Once on the roll, the Lancer exhibits superb ride comfort with only slight firmness and excellent cornering limits. Though slightly firm it does soak bumps without being too harsh on the passengers. There is moderate body roll, but the road grip is admirable and it is probably the closest Japanese rival to the segment leader, the Focus. But once over the limit, the driver will be given a warm delight with what can be called, catastrophic understeer – and this is exactly when the difference between this Japanese shark and the European Ford become evident. Don’t get me wrong though, that warning is only for the ‘fast and furious’ amateurs who don’t have enough money for an Evo. Braking is linear and is aided by ABS, EBD and Brake Assist.
Among other passive safety features, it has the Adaptive Front Lighting system; generally found in higher end vehicles, it is a system that detects steering motion and lights up a turn as you approach it thus providing much better visibility in pitch darkness. And that helped us in areas like the Dibba – Masafi road in the UAE and the Adam-Thumrayt highway in Oman, where one would not find even a 5-watt bulb for street lighting. Add to it the bright bi-xenon headlamps covering a humungous area, and night driving is a breeze.
The new generation Lancer EX is propelled by a choice of two engines – a 2.0-litre motor putting out 152 hp and a 1.5-litre motor netting around 107 hp. Though the 2.0-litre motor is more than adequate, the 1.5-litre engine is severely underpowered for a rather heavy car. Mated to a basic 4-speed automatic gearbox, it takes a painful 13.2 seconds, with a/c off, to hit 100 kph and it tops out at 199 kph if you have the patience. Anyway, it does score good when it comes to fuel efficiency. The best mileage we have got till date from this machine is a tremendous 5.6 litres/100 km, covering well over 850 km from one single tank, and that was on our trip to Salalah. The usual trip computer readings hover around 6.8 litres/100 km in mixed driving conditions, which is again a very good figure for such a car. If what concerns you more is acceleration and speed, go for the bigger 2.0-litre engine mated to a CVT transmission which can hit 100 kph in about 8.9 seconds, a figure that makes some of the bigger boys in the game really sweat!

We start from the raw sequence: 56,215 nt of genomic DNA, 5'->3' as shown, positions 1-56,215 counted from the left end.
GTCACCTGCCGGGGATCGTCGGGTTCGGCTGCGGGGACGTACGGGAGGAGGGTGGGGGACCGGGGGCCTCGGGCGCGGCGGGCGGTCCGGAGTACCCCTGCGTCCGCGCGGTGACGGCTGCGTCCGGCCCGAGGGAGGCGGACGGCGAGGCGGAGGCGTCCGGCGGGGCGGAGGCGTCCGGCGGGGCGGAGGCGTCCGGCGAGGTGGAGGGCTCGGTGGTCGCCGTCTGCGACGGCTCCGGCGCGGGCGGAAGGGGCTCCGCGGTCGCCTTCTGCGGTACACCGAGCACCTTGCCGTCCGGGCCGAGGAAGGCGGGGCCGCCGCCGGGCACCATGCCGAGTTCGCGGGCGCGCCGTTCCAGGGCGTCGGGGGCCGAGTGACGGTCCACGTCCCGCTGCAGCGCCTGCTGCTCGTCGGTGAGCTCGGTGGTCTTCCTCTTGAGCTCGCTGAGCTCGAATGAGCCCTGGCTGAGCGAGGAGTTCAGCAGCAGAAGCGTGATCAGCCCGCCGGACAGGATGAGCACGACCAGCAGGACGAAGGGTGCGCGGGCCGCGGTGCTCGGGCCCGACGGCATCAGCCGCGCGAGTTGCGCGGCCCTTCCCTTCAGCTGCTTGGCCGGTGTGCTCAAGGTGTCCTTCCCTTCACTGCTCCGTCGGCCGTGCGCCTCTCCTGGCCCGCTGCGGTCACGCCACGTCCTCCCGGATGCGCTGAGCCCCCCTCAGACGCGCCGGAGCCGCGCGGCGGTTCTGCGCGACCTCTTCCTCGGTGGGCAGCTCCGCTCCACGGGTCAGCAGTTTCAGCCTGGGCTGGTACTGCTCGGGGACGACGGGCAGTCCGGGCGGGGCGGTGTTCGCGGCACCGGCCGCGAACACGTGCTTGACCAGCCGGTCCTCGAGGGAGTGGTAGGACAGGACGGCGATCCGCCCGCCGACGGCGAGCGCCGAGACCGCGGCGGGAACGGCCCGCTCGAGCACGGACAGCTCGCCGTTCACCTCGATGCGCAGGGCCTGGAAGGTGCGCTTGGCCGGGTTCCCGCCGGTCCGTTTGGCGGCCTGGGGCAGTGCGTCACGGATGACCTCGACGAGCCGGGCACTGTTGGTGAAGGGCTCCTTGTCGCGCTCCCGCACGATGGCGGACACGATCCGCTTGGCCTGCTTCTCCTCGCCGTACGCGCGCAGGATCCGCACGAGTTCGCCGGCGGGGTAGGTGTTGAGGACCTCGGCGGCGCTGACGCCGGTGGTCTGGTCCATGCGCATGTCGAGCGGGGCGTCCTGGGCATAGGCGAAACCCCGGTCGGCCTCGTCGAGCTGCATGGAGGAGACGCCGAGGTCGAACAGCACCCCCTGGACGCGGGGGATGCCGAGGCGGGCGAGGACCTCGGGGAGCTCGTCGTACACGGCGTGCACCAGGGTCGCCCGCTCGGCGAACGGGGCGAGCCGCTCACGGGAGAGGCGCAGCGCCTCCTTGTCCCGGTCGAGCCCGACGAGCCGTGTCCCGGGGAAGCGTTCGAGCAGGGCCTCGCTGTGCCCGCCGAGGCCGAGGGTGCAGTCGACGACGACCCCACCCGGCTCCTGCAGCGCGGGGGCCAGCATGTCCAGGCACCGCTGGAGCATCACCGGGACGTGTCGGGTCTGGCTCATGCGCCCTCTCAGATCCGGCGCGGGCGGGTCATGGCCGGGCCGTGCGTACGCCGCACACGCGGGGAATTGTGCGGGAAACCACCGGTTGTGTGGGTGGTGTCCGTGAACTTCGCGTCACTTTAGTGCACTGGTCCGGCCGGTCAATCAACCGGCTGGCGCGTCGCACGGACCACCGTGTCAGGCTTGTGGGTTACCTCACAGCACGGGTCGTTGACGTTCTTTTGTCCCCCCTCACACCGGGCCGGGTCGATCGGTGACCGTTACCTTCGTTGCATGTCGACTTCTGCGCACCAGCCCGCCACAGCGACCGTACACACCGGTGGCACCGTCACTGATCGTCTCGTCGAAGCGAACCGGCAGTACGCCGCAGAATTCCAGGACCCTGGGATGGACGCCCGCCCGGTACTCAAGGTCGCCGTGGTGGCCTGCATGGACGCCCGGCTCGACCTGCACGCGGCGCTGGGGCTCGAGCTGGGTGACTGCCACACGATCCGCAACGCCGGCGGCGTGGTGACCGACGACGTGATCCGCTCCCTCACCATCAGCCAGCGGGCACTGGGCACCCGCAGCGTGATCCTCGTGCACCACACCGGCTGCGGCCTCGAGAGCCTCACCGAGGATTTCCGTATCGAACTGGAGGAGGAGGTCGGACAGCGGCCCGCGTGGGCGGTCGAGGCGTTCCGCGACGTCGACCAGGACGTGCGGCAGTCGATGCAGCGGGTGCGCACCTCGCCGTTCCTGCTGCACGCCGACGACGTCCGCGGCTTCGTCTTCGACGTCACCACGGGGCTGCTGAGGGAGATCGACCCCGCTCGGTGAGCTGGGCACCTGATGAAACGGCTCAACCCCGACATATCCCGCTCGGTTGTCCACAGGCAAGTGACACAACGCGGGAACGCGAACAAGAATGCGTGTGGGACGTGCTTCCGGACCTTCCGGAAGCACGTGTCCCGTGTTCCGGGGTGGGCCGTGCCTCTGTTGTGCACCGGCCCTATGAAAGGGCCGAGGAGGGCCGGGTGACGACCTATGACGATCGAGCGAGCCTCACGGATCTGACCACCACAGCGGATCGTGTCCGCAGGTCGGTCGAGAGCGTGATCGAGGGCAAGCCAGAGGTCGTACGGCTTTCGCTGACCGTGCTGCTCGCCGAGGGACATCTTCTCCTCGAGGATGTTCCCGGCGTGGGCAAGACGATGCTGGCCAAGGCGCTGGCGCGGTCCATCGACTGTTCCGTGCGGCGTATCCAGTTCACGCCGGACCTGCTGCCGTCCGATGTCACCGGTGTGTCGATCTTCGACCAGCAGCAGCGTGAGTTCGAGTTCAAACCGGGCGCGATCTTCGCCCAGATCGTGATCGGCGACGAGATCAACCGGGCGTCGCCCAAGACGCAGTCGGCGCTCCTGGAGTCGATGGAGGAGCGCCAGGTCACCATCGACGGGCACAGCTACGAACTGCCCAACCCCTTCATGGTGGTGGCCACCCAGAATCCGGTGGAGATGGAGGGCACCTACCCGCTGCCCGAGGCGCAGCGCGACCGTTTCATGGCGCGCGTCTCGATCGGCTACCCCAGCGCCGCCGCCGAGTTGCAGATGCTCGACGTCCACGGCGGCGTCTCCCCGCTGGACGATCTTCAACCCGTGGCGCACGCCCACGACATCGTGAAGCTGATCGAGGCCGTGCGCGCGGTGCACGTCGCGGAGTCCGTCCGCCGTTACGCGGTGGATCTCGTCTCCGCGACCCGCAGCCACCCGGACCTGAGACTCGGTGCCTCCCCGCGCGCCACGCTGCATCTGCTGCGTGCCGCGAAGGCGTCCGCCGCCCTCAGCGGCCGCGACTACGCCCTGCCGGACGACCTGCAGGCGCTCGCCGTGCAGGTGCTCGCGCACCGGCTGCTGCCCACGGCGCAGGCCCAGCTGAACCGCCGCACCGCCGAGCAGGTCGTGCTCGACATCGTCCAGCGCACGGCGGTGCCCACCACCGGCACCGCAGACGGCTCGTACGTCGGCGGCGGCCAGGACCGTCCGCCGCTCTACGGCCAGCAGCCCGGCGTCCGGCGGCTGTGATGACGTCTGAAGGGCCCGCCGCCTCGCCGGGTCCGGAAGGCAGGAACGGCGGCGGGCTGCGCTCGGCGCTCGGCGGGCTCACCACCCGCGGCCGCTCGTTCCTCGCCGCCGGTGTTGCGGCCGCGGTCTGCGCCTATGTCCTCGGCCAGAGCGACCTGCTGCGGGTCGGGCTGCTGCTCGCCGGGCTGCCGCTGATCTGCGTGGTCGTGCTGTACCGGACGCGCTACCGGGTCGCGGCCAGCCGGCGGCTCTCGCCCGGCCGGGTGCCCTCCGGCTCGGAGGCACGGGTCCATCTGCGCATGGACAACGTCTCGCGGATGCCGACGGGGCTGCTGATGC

To summarise, the latest iteration of the iconic Lancer is indeed a move in the right direction by Mitsubishi after their long saga of cars with uninspiring designs and boring options. With very good options, fierce looks and neat pricing, the Lancer gives good competition to its rivals. Mitsubishis are known for excellent reliability too. But very weak after-sales support and sub-standard service quality from dealers still somewhat afflict its image. We ourselves have had some bad times with the dealers when it came to servicing the car. Add to that expensive maintenance and spare parts cost which is more than some of the European and American marques. People who drive Mitsubishis buy them solely because of brand image which the dealers are successfully dirtying as much as they can. And this car definitely would not add to the damage – it is a respite instead.
Story and photos by Vivek “Oberoi” Menon.